Soy Lecithin: The Sludge in Your Chocolate

At Well Food Co, we know a good fix of dark chocolate can be beneficial in your diet for many reasons, and we’re happy to offer a soy free option so all can enjoy it.  If you didn’t know soy was lurking in your chocolate, you’re not alone, and it can be found in so many other food products.  This is a great article from Girl Meets Nourishment and she (like many of us) didn’t realize that sneaky soy is in foods you’d never expect.

Soy Lecithin: The Sludge in Your Chocolate

I was going through my cabinets the other day and pulled out some old raspberry tea. I was trying to clean-out the rest of my “non-real food”. I thought, “I bet this is okay to keep. It’s just tea.” When I flipped to the ingredients, I was shocked at the laundry list of ingredients with “natural other flavors” (huh?) and soy lecithin in it. Why would there need to be soy in my tea? That box was put immediately into the trash.


Then we were at the health food store last night, and my husband said: “‘Organic Soy Lecithin’, that’s the first time I’ve seen that organic.” It got the gears turning in my head, why is this soy based additive in what seems like almost everything?

What is Soy Lecithin?

Soy Lecithin is used primarily as a stabilizing emulsifier (i.e., used to blend oil and water, like when egg yolks are used in a traditional Caesar salad dressing). Soy Lecithin is used in foods across the board, from creamy foods like bottled salad dressings to tea to chocolate to infant formula. Soy lecithin is what gives chocolate the smooth, creaminess we all love. And I have even found soy lecithin in organic chocolate chips and chocolate bars. And since Soy Lecithin has stabilizing ability with emulsification, it is also used to prolong the shelf life of the products that it is used in (i.e., boxed foods, chocolate, mayonnaise).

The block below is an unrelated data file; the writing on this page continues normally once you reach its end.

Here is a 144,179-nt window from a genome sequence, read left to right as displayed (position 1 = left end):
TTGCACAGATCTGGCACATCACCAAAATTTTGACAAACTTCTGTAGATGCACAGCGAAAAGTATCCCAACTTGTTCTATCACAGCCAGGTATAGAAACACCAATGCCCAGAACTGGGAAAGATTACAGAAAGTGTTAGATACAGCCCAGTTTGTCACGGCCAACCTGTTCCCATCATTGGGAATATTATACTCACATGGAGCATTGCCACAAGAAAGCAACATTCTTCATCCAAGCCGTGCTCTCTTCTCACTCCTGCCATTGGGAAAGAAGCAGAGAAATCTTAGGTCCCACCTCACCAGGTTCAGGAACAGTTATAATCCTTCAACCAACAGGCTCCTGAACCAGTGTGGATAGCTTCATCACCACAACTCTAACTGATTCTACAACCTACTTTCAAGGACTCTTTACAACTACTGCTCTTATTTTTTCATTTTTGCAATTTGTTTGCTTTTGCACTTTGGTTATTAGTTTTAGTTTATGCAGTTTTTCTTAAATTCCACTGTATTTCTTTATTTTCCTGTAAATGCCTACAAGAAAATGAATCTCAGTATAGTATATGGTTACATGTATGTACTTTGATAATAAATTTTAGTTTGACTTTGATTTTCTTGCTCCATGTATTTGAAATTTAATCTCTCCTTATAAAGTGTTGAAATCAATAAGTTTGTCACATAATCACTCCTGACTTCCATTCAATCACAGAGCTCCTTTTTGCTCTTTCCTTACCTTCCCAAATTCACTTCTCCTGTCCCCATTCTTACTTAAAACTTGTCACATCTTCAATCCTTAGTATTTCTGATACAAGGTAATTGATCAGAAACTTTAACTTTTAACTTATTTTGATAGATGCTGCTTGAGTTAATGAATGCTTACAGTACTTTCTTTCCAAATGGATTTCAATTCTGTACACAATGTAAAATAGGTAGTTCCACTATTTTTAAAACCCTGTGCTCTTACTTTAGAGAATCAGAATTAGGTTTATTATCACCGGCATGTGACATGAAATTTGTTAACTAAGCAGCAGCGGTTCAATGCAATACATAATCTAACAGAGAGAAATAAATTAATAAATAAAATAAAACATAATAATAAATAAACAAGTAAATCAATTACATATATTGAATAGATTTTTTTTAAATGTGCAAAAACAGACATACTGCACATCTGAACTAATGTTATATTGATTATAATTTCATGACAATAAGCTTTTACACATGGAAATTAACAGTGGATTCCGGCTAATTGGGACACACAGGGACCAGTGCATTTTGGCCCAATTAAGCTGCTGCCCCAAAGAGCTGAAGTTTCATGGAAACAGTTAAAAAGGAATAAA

Soy Lecithin can also be found in the supplement aisle of your favorite food store, thanks to the Food and Drug Administration (FDA) in September 2001. Soy Lecithin is rich in choline, a property that supposedly reduces the “bad” cholesterol.  There have been conflicting studies, however, on the benefits of taking this supplement and if it truly does reduce the risk for heart disease.

It also is considered to be a surfactant, something that is a common term found when purchasing household cleaners. Surfactants allow liquids to spread out and become absorbed more quickly by breaking surface tension (which is why soy lecithin is used in many prepackaged cake batters).

Soy Lecithin is also known for its “anti-stickiness” property – keeping cooking sprays from becoming gummy and making bread dough easier to work with. It also has an anti-foaming property, which is helpful in keeping those same cooking sprays coming out more oily than foamy.

Soy Lecithin is also used in make-up products, to help the skin become “softer” and allow the other elements in the make-up to sink into your skin (which is usually made up of harsh chemicals and unnatural products). There are many types of lecithin used in our foods, as an article from theHuffington Post explains:

“Lecithin isn’t always made from soybeans; it’s also present in egg yolks, liver, peanuts, wheat germ (1), and canola (rapeseed) oil. Soy lecithin is the most common type of lecithin because it’s a byproduct which is easily and inexpensively derived from soybean oil manufacturing. (Soybean oil accounts for the lion’s share of vegetable oils in North America.)” (source)

How is Soy Lecithin Derived?

Soy Lecithin is derived from the waste product of the processing of the soybean plant. In an excerptfrom the book “The Whole Soy Story“, Dr. Kaayla T. Daniels explains: